Frogs can adjust their eyes like a camera lense to help them decide to eat or run. They are very sensitive to movement and are very good at deciding which action to take depending on what is around them. Frogs can also sense things with their skin, like vibrations in water or on land which also helps them in decision making (CTNF).

5. Frog’s Pupils Can Be Horizontal or Vertical

Frog pupils are generally horizontal or vertical depending on the species and their main activities. Frogs with horizontal pupils are generally more active during the day, whereas frogs with vertical pupils are generally more active at night.

Frogs with horizontal pupils are generally more active during the day and include European Tree Frogs, American Bullfrogs, Wood Frogs and American Toads. Frogs with vertical pupils are generally more active at night like Red-Eye Tree Frogs. 

There are some exceptions to frogs having primarily horizontal or vertical pupils. Vietnamese Mossy Frogs have round pupils like humans, and Oriental Fire Belly Toads have heart-shaped pupils. 

6. Frogs Can See in Color

Frogs can see in color and are particularly sensitive to tones of blue and green. Although their vision is wider than humans, it is more blurry and so colors tend to be more homogeneous and less defined compared to human vision.

Like many animals in the wild, frogs can see colors, but are more sensitive to certain colors compared to others. During the day, frogs can see some color, but certain tones are more prominent than others. They can see more than what humans can with regards to their field of vision, but their sight is more blurry. 

You can compare what frogs can see in the daylight compared to humans in this really neat tool on this Yale University site.

7. Frogs Can See in Color in The Dark

Contrary to humans, frogs can see very well at night, and they can see in color. Even if it is pitch dark outside, frogs can observe their environment in tones of blue and green.

This is incredibly useful to frogs, especially those that are active hunters at night. No matter what, frogs are very sensitive to movement and have to quickly decide if what they noticed is a predator or prey. Having the ability to observe their environment in color while in the dark is an important advantage that can help them survive being eaten.

You can compare what frogs can see in the daylight compared to humans in this really neat tool on this Yale University site.

8. Some Frogs Have Red Eyes to Scare Predators

Red-Eyed Tree Frogs have red eyes to deter predators. Primary colors generally indicate poison in the wild, and although these frogs are not poisonous, their red eyes make them look much less appealing for predators to eat. 

Having green skin that can camouflage, and covering their eyes with their nictitating membrane allows Red-Eyed Tree Frogs to become practically invisible when stuck to vegetation. If a predator gets close, these frogs can open their eyes to scare them. They may also have bright primary colors like red or blue on their legs which they may unfold to further deter predators.

Bonus: Toad Discovered With Eyes in Its Mouth

There was a toad discovered in Ontario, Canada with eyes in its mouth in the early 1990’s. This is not a normal condition and was said to be the result of a parasite infection or a macromutation that caused a gene-level adaptation.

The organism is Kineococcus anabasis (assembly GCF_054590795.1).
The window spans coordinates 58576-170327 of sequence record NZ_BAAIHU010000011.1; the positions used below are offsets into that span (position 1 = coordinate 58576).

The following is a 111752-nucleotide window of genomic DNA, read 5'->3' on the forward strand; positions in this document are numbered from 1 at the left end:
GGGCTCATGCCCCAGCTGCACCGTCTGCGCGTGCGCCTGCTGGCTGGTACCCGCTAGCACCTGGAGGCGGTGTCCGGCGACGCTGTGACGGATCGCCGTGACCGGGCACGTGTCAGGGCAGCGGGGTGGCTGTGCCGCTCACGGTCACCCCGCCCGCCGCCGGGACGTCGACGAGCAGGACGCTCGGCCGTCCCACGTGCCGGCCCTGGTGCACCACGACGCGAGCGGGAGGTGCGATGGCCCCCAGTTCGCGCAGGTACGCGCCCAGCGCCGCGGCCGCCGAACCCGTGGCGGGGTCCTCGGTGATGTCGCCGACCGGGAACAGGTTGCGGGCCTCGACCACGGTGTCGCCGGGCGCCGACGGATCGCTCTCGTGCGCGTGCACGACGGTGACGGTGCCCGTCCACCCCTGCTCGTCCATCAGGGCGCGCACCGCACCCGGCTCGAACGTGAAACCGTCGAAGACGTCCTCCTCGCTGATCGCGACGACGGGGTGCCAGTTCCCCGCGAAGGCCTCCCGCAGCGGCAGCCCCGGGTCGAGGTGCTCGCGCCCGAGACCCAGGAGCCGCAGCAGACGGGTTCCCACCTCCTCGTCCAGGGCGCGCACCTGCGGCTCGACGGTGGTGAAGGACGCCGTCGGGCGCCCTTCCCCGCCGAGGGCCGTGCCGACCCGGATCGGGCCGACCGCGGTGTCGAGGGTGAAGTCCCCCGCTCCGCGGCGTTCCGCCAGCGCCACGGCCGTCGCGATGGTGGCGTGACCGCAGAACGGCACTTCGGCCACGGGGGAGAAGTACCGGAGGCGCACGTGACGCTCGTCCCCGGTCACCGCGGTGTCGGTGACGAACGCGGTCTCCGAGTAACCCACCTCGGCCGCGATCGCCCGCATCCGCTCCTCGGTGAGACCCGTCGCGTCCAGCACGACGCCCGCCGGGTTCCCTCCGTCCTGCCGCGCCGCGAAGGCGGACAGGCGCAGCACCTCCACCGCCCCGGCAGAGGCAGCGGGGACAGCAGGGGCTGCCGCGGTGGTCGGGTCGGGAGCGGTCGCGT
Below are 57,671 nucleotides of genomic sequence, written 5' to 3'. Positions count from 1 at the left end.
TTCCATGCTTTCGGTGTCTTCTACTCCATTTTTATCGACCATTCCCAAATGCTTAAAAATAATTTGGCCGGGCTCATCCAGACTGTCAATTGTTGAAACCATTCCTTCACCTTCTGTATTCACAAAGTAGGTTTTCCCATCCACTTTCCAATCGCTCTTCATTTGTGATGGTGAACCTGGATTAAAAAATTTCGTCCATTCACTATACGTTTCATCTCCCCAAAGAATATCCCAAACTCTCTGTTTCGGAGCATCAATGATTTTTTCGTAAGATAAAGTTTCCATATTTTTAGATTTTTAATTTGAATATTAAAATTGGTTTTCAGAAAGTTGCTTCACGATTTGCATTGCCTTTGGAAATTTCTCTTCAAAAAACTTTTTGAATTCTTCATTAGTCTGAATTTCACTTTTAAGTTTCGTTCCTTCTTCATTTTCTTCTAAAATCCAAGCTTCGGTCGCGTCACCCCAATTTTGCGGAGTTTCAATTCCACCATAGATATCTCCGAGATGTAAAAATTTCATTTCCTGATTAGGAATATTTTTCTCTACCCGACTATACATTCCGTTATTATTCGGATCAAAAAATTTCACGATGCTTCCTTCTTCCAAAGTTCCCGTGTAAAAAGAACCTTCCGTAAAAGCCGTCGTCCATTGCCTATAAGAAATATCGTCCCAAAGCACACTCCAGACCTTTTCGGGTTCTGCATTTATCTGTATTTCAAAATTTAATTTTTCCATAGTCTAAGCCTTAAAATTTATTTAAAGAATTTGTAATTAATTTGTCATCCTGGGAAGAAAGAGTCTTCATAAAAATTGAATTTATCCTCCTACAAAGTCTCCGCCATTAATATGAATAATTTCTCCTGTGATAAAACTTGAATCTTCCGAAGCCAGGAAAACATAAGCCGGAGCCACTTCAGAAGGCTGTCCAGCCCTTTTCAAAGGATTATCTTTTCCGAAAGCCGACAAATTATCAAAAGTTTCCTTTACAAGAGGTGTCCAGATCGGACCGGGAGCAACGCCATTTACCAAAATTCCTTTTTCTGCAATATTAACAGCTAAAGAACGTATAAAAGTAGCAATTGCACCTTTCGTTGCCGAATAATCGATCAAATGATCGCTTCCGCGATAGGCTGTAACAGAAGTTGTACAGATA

The BBC attributed the cause to a parasite whereas scientists believe it was a macromutation. If you ask me, Hamilton Ontario is a pretty polluted city and so this could have been the cause of years of dumping waste into Canadian waterways, but that is just speculation. Very few observations of frogs or toads having their eyes in their mouth have since been made.

Common Questions About Frog Eyes

Do Frogs Close Their Eyes When They Sleep? Frogs close their third eyelid called the nictitating membrane during sleep in order to keep their eyes moist and to hide from predators. This membrane is partially transparent allowing frogs to detect movement if necessary.

Can Frogs Blink? Frogs can blink using their upper eyelid or their nictitating membrane and generally do so to to moisten their eyes like many other animals similarly do in the wild.

How are Frog Eyes Different From Human Eyes? Here are differences between frogs eyes and humans eyes:

EyesFrogHuman
Eyelids32
Field of Vision230°360°
Night VisionYesNo

How are Frog Eyes Similar to Human Eyes? Similarities between frog eyes and human eyes are that both frogs and humans can see in color and both humans and frogs have bifocal vision.

Sources

Thresholds and noise limitations of colour vision in dim light, Almut Kelber, Carola Yovanovich and Peter Olsson Published: 5 April 2017 https://doi.org/10.1098/rstb.2016.0065

Ewert, J.-P. The neural basis of visually guided behavior. Scientific American, 230(3), 34-42, 1974.

Ewert, J.-P. Neuroethology: an introduction to the neurophysiological fundamentals of behavior. Springer-Verlag, Berlin/Heidelberg/New York, 1980

Ewert J.-P. Motion perception shapes the visual world of amphibians. In: Prete F.R. (Ed.) Complex Worlds from Simpler Nervous Systems. Cambridge, MA, MIT Press, pp. 117–160, 2004

Are These Frogs with Eyes Inside Their Mouths Real? How else should a frog watch what it eats?, Dan Evon, 30 April 2021

Biology 7th ed. Campbell and Reece, Pearson Benjamin Cummings. P1061.